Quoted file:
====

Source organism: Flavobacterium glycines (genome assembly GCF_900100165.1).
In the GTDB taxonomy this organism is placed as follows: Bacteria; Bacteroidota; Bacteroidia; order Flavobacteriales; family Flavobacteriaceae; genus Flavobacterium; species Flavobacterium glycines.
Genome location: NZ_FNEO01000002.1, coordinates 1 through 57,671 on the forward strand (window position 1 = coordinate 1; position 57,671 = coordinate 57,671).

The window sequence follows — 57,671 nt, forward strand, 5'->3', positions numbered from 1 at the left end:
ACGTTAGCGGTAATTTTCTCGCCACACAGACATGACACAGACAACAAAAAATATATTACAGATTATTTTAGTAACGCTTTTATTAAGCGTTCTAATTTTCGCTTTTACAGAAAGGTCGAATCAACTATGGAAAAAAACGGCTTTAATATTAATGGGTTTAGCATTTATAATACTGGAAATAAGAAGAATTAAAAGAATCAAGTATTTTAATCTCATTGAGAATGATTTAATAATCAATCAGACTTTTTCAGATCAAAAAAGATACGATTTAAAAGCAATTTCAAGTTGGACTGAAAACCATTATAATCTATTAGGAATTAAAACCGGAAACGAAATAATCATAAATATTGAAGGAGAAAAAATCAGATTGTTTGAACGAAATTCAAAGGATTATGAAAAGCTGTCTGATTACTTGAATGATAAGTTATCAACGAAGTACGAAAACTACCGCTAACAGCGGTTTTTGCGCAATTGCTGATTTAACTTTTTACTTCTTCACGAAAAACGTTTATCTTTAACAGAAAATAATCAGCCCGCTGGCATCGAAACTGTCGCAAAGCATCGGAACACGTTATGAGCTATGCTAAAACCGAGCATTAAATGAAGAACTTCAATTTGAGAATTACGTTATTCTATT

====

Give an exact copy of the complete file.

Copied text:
Source organism: Flavobacterium glycines (genome assembly GCF_900100165.1).
In the GTDB taxonomy this organism is placed as follows: Bacteria; Bacteroidota; Bacteroidia; order Flavobacteriales; family Flavobacteriaceae; genus Flavobacterium; species Flavobacterium glycines.
Genome location: NZ_FNEO01000002.1, coordinates 1 through 57,671 on the forward strand (window position 1 = coordinate 1; position 57,671 = coordinate 57,671).

The window sequence follows — 57,671 nt, forward strand, 5'->3', positions numbered from 1 at the left end:
ACGTTAGCGGTAATTTTCTCGCCACACAGACATGACACAGACAACAAAAAATATATTACAGATTATTTTAGTAACGCTTTTATTAAGCGTTCTAATTTTCGCTTTTACAGAAAGGTCGAATCAACTATGGAAAAAAACGGCTTTAATATTAATGGGTTTAGCATTTATAATACTGGAAATAAGAAGAATTAAAAGAATCAAGTATTTTAATCTCATTGAGAATGATTTAATAATCAATCAGACTTTTTCAGATCAAAAAAGATACGATTTAAAAGCAATTTCAAGTTGGACTGAAAACCATTATAATCTATTAGGAATTAAAACCGGAAACGAAATAATCATAAATATTGAAGGAGAAAAAATCAGATTGTTTGAACGAAATTCAAAGGATTATGAAAAGCTGTCTGATTACTTGAATGATAAGTTATCAACGAAGTACGAAAACTACCGCTAACAGCGGTTTTTGCGCAATTGCTGATTTAACTTTTTACTTCTTCACGAAAAACGTTTATCTTTAACAGAAAATAATCAGCCCGCTGGCATCGAAACTGTCGCAAAGCATCGGAACACGTTATGAGCTATGCTAAAACCGAGCATTAAATGAAGAACTTCAATTTGAGAATTACGTTATTCTATT